Then there was 1977. It was the second year of a two-year drought. The forests were dry, but not as dry as this year. Large lightning storms moved through the state. The fires were numerous and some quite large and lengthy. I remember fires like the Hog on the Klamath N.F., the Scarface and Pondosa in Modoc County, and the Marble Cone on the Los Padres N.F. These fires burned for weeks and weren’t actually controlled until the fall rains came. 1987 was very similar. In 1988 it happened in the Rocky Mountains.

If these examples are too recent to make my point, consider the Tillamook Fire in Oregon. It burned more than 287,000 acres over a period of several weeks. The fire was started by logging operations and fought by over 3,000 firefighters. The rains finally came and helped fire fighters surround the fire. But then the following summer it re-kindled and took off again! The year: 1933.

Large fires are certainly nothing new. But are they more common? Maybe. I haven’t seen any analysis of that, but I wouldn’t be surprised. If that is so, then why?

Well, the other two arguments in the letters I mentioned center around forest management practices and the competence/motivation of our fire fighters.

Forest management is as complicated as it is controversial. It changed considerably from when I started with the Forest Service in 1970 to when I retired in 2006. I believe that we have learned that thinking we could put out every fire and grow dense stands of trees to be harvested for timber the same way we grow and harvest corn has not worked. No matter how well intentioned that was, the result is that our forests are in bad shape. Over stocked stands are vulnerable to drought, insect and disease. The dense under-story easily carries fire up into the crowns of the larger trees.

Today forest management focuses on thinning trees from below to establish more fire resistant stands. It costs more and yields less timber, but it is trending our forests back to a more healthy, sustainable and fire resistant condition. It took decades for our forests to get in poor condition. It will take decades, and many millions of dollars to restore them.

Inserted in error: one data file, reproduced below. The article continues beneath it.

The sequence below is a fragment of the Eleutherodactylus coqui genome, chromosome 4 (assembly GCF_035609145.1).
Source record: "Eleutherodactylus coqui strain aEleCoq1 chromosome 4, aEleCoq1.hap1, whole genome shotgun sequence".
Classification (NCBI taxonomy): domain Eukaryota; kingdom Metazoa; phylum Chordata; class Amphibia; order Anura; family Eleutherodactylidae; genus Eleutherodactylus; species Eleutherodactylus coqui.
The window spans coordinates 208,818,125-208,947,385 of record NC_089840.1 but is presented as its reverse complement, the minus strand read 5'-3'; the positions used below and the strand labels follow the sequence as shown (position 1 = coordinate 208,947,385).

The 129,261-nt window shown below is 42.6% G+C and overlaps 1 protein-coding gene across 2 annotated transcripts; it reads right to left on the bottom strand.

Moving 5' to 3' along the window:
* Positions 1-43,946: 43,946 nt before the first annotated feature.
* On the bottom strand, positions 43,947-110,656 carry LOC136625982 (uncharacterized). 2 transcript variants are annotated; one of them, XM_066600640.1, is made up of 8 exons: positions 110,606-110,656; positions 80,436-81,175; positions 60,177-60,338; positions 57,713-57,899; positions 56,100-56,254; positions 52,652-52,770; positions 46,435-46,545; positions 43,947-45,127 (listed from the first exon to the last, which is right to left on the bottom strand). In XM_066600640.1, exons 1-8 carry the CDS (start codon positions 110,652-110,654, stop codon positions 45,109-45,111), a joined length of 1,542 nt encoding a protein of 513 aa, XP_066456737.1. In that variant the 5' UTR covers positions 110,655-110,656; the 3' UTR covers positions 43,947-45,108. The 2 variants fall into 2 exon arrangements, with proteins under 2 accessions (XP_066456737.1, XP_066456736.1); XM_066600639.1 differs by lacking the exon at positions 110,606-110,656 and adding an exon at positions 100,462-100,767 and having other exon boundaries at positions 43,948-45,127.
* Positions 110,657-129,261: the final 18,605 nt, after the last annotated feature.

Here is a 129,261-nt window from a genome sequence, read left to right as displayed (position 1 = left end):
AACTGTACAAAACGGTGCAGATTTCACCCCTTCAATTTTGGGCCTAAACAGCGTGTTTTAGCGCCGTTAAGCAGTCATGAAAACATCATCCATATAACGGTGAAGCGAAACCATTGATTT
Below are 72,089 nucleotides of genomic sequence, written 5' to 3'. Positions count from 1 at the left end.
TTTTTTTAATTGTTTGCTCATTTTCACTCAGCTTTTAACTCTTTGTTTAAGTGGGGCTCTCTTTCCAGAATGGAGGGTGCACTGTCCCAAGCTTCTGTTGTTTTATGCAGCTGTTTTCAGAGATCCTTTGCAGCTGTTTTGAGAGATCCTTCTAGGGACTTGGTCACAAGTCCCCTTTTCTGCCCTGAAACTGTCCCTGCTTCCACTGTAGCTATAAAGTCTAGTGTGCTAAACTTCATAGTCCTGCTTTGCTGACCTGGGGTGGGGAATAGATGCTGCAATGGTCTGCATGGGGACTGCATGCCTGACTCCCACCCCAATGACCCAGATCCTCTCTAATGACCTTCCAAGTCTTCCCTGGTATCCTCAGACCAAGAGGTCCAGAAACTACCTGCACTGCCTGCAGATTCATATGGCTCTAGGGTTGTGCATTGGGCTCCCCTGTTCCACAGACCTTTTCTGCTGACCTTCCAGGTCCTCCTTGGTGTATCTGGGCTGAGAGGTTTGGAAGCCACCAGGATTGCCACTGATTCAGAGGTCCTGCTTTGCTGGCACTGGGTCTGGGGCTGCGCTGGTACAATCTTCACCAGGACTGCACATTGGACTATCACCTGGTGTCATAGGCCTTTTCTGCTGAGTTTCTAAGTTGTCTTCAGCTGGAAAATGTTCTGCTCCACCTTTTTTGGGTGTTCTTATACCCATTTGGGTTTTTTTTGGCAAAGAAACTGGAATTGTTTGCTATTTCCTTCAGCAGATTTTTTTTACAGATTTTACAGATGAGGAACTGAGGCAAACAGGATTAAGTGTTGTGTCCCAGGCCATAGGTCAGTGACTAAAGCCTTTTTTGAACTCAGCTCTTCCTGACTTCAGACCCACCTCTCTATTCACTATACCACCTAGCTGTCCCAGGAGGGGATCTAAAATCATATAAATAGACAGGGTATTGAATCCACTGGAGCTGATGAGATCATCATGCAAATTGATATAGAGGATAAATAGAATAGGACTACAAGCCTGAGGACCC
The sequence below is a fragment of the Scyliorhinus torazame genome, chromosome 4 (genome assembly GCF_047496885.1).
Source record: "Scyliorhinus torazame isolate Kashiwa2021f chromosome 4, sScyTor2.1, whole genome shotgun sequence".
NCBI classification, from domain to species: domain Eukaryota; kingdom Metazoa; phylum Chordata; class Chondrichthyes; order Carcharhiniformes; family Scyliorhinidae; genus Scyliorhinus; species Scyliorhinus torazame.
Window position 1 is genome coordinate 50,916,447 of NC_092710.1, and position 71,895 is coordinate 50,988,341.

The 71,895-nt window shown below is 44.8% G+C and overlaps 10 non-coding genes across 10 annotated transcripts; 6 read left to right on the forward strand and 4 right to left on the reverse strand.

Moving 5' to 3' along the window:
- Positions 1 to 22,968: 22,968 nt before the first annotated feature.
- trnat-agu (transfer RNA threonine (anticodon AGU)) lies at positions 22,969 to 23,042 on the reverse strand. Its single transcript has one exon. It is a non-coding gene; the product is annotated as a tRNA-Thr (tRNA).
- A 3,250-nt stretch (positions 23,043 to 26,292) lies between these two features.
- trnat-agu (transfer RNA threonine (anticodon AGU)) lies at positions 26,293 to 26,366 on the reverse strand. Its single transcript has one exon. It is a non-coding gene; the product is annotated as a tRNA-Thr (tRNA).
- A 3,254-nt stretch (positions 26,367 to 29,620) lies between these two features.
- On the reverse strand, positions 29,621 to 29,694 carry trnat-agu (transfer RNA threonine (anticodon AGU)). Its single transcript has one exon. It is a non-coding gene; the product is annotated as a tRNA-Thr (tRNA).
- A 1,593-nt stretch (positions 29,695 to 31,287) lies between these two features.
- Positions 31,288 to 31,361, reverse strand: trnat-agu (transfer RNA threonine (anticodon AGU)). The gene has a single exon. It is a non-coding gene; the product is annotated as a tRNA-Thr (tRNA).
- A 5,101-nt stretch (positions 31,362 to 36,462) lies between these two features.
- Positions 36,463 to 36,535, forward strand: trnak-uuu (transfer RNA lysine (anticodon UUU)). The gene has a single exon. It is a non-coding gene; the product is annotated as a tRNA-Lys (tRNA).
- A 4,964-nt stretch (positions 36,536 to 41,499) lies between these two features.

In the mean time, we can expect more severe fire seasons. Weather is another factor. Fire seasons are getting longer and drier. Scientists have been warning about this for a number of years. You would think this would be a wake up call to increase funding for better forest management and to some degree it has been.

What I find most puzzling is the perception that firefighters are motivated to delay putting out the fire and that fire camp is a spa environment.

For safety reasons, crews must take two days off after working 14 days. That usually is 14 days of 14 to 16 hour shifts of very difficult work. Rather than sending them home after 14 days, crews were offered the option of taking their two days of mandatory R&R in place. That saves us taxpayers the expense of sending them back home and sending fresh crews in from another state. So you may have seen some firefighters in town enjoying a little time off after two grueling weeks. And while it did not sound credible to me, I checked with the fire team to see about the amenities being provided in camp. There were no movies, no yoga classes and no massages. Fire camp is more comfortable than it used to be, but it is a long way from a spa environment. I have spent more weeks in fire camps than I care to think about and trust me, there is nothing there that is so wonderful it makes you want to stay any longer than necessary.

What does it all mean? We taxpayers saved money, firefighters got treated like normal people on their days off, and our local businesses got more business. I must be missing something because I don’t see the downside in that.